ations ol this complcx thcmc, attcmpting to outlinc somc important mo
mcnts in thc history ol prcRoman Ðardania, as wcll as to show all thc
complcxity, spcciﬁc position and particular structurc ol Roman Ðardania
undcr thc provincial organization ol thc ¡mpirc. 8y shcdding light on thc
issuc ol dclincating thc cxtcnt ol Roman Ðardania within thc provincc ol
Uppcr Mocsia and pointing to ccrtain cpigraphic data and writtcn sourccs,
it has bccn shown that Ðardania’s boundarics may bc movcd lurthcr north
ol thc rivcr Zapadna Morava, thc arca ol antiquc Naissus and Timacum Mi-
nus. Vhcn thc Romans appcarcd on thc historical stagc ol Ðardania, thcy
did not intcrlcrc much into thc stratiﬁcd and stablc social structurc and hi
crarchy ol thc ncwlyconqucrcd arcas.
Attractcd by thc mincral rcsourccs
ol Ðardania and sccking to cxpand thc bordcrs ol thc ¡mpirc to thc Ðan
ubc, thc Romans ﬁrst constructcd main roads, rccordcd by thc itincrarics, in
continuity with thc courscs ol prcRoman communications. Howcvcr, thc
lact that, in contrast with Scupi and Naissus, somc important towns, such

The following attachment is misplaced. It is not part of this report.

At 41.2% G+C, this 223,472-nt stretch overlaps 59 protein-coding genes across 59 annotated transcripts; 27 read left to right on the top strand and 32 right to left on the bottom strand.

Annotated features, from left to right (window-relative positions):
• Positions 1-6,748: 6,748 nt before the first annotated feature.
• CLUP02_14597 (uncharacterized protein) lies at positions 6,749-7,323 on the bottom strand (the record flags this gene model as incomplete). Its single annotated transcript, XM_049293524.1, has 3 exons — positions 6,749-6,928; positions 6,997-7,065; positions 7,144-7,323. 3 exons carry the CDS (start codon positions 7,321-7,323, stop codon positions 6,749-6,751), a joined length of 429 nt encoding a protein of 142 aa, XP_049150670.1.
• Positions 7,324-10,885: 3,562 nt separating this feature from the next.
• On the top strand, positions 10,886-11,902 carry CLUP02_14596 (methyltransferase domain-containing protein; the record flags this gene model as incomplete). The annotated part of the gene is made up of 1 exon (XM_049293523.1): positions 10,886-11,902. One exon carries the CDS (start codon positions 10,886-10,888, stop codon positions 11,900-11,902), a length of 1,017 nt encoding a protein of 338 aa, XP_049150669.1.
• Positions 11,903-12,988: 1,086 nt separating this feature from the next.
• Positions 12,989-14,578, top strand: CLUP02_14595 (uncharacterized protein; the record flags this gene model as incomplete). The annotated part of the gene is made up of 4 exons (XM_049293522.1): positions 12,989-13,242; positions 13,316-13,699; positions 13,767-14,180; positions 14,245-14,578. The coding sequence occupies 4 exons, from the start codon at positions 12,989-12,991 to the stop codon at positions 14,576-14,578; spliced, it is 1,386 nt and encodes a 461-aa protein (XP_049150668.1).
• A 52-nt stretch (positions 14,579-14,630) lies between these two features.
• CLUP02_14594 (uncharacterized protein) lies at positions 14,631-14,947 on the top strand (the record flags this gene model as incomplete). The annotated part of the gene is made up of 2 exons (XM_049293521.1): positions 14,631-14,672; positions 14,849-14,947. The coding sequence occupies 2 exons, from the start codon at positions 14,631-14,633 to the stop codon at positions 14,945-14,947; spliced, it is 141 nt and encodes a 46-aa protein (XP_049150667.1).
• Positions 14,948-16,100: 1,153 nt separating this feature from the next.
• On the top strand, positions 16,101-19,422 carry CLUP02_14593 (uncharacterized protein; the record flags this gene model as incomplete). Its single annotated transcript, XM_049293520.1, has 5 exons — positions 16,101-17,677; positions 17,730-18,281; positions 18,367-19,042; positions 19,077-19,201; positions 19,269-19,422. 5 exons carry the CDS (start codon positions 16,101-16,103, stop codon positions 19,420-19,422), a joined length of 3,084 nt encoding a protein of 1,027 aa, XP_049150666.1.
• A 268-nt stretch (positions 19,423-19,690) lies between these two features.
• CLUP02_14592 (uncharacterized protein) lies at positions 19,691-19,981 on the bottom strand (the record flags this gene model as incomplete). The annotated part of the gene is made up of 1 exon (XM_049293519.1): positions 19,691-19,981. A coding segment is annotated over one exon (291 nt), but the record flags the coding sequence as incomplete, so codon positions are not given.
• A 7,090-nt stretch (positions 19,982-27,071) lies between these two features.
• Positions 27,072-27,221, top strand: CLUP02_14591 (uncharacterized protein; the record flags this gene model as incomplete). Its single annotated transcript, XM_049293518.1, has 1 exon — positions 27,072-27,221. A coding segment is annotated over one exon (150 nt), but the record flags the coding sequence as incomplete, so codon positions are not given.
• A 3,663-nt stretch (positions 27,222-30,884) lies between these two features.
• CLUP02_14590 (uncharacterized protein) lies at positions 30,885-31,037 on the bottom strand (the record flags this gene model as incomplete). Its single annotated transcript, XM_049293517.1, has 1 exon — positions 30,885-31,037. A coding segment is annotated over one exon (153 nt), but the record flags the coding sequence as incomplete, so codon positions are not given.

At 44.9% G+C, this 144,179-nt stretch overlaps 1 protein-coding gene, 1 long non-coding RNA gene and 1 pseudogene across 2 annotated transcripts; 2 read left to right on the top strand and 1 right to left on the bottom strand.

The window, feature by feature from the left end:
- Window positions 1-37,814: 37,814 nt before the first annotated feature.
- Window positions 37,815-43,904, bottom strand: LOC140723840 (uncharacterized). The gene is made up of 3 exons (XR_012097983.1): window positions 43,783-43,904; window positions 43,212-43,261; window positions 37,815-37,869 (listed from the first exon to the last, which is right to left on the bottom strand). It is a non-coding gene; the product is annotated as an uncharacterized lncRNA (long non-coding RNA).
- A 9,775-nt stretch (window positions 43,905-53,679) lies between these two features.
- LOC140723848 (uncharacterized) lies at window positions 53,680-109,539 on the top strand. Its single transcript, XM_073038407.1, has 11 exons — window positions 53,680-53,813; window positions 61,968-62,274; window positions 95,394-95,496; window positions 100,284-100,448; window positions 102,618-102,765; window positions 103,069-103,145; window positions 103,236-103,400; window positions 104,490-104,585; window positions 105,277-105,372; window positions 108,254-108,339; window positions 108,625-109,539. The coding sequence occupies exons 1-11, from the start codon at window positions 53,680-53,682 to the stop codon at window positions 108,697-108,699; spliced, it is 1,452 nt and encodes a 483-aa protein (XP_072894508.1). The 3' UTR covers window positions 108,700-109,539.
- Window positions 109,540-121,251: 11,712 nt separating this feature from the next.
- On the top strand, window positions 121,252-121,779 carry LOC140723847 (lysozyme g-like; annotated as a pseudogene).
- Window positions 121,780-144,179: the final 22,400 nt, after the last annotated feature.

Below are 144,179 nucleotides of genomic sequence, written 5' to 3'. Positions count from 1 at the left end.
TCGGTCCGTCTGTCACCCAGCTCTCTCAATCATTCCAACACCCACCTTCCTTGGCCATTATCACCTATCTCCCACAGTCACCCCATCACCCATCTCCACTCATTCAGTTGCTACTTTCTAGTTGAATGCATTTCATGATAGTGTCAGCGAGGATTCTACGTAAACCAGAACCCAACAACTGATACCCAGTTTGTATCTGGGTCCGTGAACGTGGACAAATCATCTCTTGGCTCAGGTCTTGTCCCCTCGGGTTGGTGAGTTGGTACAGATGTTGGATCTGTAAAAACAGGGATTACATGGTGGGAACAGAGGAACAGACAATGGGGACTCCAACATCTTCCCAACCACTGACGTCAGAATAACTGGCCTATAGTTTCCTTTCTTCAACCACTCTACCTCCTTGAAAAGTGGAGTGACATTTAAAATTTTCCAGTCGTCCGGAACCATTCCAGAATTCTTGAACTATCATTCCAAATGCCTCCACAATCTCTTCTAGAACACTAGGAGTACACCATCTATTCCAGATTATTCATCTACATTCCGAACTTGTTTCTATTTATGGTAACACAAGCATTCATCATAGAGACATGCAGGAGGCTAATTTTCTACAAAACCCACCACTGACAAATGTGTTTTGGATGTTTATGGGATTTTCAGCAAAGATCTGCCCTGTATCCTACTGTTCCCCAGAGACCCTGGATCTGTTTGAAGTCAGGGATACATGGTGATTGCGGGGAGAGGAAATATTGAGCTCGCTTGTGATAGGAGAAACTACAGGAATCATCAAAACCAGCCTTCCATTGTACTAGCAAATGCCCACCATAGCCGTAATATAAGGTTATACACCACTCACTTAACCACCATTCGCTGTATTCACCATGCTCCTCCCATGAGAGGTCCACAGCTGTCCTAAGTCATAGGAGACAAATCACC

as Ulpiana and Municipium Dardanorum, do not occur in thc itincrarics,
suggcsts thc antiquity ol Ðardanian scttlcmcnts and communications. 8y
simplc dcduction, thc lollowing phascs in thc dcvclopmcnt ol Ðardanian
scttlcmcnts and communication lincs may bc outlincd: I. Pre-Roman phase
– charactcrizcd by vici and rarc urban scttlcmcnts in thc lorm ol refugia,
as scats ol thc local aristocracy, tradc and cralts. Tc road nctwork was dc
tcrmincd by thc natural lcaturcs ol thc tcrrain and thc human nccd lor
movcmcnt and tradc. Tcsc communication lincs wcrc travcllcd by armics,
but thcy also carricd inﬂucnccs ol morc advanccd Grcck and Maccdonian
Čcrškov +µ6µ, ¡¸¡µ.
Fidanovski +µµ8, :88.
8alcanica XXX\!! :o
culturcs, II. Early Roman phase – markcd by thc risc ol thc ﬁrst urban ccn
trcs ol largcr arcas. Communication lincs mostly lollowcd thc wcllprovcn
courscs ol prcRoman roads, and such roads wcrc uscd mostly by armics
and logistic support to thc troops on thc Limes (ﬁrst ccntury A.Ð.), and III.
Developed Roman phase – lrom as carly as thc sccond and third ccnturics
A.Ð., whcn thc dcvclopmcnt ol scttlcmcnts was signiﬁcantly inﬂucnccd by
thc cxploitation ol mincral and othcr rcsourccs ol Ðardania. Tc main roads
in Ðardania assumcd a prcdominantly commcrcial and cconomic charactcr.
Ðuc to abundant mincral rcsourccs and intcnsivc cxploitation ol thc impc